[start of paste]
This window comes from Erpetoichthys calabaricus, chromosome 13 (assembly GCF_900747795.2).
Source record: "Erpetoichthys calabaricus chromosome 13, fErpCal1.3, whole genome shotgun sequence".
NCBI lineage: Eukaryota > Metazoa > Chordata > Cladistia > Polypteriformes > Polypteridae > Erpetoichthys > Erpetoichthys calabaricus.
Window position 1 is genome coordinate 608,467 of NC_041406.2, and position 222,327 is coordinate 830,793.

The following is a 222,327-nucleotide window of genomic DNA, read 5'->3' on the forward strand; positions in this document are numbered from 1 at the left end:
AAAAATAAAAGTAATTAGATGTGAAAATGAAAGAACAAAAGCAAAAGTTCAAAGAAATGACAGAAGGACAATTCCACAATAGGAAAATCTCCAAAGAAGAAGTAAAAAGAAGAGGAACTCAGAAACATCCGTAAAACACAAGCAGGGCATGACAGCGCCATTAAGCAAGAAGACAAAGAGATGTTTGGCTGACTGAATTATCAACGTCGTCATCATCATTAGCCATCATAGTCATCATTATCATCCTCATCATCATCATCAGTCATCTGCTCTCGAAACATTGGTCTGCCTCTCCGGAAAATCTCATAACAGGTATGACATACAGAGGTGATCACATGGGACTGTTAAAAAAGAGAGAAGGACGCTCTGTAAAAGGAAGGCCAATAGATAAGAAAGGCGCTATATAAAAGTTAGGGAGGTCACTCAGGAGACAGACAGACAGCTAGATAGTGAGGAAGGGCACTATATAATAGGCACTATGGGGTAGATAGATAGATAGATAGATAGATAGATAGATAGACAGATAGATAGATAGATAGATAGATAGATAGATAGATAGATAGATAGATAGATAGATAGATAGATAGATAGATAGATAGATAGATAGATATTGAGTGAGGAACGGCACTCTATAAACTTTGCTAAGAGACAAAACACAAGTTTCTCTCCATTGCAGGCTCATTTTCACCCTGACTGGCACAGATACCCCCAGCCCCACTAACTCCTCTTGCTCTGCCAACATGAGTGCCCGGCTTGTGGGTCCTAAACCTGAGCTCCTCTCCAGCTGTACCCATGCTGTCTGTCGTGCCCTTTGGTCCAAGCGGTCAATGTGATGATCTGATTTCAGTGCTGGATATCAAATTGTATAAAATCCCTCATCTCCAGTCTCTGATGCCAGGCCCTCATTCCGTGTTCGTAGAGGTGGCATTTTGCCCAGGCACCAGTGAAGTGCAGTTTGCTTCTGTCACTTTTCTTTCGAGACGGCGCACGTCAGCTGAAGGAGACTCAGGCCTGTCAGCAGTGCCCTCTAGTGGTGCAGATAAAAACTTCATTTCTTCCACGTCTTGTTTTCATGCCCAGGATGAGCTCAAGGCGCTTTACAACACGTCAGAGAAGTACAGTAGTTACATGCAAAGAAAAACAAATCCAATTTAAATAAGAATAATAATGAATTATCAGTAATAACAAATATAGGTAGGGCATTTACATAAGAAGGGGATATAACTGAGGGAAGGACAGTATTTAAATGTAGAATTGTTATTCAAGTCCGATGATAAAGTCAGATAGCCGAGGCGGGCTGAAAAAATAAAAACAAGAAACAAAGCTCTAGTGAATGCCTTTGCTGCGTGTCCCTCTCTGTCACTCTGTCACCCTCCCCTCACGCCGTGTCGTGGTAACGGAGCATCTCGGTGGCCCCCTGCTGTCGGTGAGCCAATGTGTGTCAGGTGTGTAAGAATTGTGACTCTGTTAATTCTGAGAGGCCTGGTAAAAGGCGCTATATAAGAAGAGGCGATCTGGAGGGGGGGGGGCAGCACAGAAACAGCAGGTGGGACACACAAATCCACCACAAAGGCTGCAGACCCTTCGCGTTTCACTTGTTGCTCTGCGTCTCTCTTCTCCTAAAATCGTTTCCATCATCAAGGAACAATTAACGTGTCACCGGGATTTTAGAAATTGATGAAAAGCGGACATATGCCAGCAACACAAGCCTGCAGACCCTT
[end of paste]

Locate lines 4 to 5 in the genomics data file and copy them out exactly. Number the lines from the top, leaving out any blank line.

Window position 1 is genome coordinate 608,467 of NC_041406.2, and position 222,327 is coordinate 830,793.

The following is a 222,327-nucleotide window of genomic DNA, read 5'->3' on the forward strand; positions in this document are numbered from 1 at the left end: